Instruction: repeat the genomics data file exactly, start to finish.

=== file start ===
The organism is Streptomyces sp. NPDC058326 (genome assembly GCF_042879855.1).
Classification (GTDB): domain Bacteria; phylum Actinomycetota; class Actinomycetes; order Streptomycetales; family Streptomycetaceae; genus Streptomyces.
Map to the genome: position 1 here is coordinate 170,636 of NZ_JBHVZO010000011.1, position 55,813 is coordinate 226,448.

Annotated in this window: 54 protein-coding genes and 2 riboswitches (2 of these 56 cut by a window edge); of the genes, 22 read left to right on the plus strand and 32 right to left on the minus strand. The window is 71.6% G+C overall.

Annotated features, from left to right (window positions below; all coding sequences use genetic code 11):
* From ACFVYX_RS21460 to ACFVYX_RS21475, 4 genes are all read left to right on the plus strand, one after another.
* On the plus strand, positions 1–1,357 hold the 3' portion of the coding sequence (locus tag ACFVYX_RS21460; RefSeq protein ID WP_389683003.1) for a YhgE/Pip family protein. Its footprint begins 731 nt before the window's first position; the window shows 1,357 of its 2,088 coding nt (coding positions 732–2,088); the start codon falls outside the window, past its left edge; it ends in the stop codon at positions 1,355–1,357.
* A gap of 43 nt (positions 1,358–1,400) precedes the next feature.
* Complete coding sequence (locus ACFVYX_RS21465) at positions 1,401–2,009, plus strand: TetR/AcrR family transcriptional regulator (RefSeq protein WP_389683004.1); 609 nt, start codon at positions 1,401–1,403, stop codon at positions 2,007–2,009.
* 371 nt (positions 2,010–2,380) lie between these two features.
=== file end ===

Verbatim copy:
The organism is Streptomyces sp. NPDC058326 (genome assembly GCF_042879855.1).
Classification (GTDB): domain Bacteria; phylum Actinomycetota; class Actinomycetes; order Streptomycetales; family Streptomycetaceae; genus Streptomyces.
Map to the genome: position 1 here is coordinate 170,636 of NZ_JBHVZO010000011.1, position 55,813 is coordinate 226,448.

Annotated in this window: 54 protein-coding genes and 2 riboswitches (2 of these 56 cut by a window edge); of the genes, 22 read left to right on the plus strand and 32 right to left on the minus strand. The window is 71.6% G+C overall.

Annotated features, from left to right (window positions below; all coding sequences use genetic code 11):
* From ACFVYX_RS21460 to ACFVYX_RS21475, 4 genes are all read left to right on the plus strand, one after another.
* On the plus strand, positions 1–1,357 hold the 3' portion of the coding sequence (locus tag ACFVYX_RS21460; RefSeq protein ID WP_389683003.1) for a YhgE/Pip family protein. Its footprint begins 731 nt before the window's first position; the window shows 1,357 of its 2,088 coding nt (coding positions 732–2,088); the start codon falls outside the window, past its left edge; it ends in the stop codon at positions 1,355–1,357.
* A gap of 43 nt (positions 1,358–1,400) precedes the next feature.
* Complete coding sequence (locus ACFVYX_RS21465) at positions 1,401–2,009, plus strand: TetR/AcrR family transcriptional regulator (RefSeq protein WP_389683004.1); 609 nt, start codon at positions 1,401–1,403, stop codon at positions 2,007–2,009.
* 371 nt (positions 2,010–2,380) lie between these two features.